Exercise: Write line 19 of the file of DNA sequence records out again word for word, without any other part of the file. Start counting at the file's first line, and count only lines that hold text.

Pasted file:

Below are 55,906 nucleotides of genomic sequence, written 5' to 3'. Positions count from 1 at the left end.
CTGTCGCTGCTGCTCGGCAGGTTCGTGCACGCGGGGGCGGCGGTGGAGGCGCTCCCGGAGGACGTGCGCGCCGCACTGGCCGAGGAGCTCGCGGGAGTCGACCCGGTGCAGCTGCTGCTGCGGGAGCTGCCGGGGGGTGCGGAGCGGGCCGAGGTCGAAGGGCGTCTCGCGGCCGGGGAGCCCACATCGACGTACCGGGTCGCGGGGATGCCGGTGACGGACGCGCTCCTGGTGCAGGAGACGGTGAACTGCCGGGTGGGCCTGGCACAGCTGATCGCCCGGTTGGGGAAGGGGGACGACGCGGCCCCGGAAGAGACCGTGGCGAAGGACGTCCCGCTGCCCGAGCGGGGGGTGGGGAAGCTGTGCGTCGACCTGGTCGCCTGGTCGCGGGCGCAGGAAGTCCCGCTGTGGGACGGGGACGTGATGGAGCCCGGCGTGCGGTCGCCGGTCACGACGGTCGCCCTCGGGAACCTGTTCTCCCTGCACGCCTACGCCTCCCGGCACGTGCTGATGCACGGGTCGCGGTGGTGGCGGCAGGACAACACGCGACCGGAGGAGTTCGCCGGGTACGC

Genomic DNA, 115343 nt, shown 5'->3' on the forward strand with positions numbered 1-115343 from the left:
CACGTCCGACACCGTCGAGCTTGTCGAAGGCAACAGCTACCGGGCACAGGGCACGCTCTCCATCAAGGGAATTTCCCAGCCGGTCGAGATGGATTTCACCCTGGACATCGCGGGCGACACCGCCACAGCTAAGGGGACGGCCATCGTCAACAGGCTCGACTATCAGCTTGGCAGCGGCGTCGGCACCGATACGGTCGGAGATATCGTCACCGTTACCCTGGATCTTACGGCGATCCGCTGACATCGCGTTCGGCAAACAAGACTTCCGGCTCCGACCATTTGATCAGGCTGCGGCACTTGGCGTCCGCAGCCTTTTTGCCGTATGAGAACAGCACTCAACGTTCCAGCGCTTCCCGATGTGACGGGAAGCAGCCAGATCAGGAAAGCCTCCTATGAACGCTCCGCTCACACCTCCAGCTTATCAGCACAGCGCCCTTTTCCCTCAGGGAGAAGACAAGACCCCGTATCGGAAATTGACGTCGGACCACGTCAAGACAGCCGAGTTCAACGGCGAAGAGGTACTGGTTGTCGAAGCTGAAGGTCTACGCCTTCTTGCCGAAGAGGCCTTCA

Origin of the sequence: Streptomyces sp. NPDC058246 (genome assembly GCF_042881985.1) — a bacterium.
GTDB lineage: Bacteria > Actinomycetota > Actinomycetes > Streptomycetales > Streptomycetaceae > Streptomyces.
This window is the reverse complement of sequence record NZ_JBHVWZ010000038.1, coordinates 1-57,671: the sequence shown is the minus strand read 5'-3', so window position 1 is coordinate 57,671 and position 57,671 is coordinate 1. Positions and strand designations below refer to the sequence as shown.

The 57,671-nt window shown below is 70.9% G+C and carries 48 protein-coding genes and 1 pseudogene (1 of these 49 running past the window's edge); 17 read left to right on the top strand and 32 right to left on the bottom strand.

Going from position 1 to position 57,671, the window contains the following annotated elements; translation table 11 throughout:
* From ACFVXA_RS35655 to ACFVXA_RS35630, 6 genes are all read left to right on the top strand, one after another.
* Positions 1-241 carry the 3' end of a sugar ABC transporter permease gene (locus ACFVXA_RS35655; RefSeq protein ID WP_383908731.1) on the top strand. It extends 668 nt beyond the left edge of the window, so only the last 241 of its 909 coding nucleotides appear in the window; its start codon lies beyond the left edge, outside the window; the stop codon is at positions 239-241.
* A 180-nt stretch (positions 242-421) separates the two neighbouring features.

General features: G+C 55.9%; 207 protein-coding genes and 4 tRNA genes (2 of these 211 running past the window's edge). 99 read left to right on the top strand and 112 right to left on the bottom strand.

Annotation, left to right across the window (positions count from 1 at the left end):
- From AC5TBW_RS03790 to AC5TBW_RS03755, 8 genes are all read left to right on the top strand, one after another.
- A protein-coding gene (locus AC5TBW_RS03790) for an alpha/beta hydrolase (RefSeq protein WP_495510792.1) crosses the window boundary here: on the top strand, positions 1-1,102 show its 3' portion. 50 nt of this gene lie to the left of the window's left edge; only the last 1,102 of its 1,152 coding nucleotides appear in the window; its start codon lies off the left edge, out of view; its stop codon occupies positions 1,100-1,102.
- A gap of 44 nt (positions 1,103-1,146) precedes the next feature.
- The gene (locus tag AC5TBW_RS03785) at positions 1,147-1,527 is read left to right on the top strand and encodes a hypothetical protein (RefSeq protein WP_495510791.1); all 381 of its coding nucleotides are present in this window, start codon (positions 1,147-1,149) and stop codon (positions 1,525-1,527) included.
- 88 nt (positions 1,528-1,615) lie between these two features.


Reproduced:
- 88 nt (positions 1,528-1,615) lie between these two features.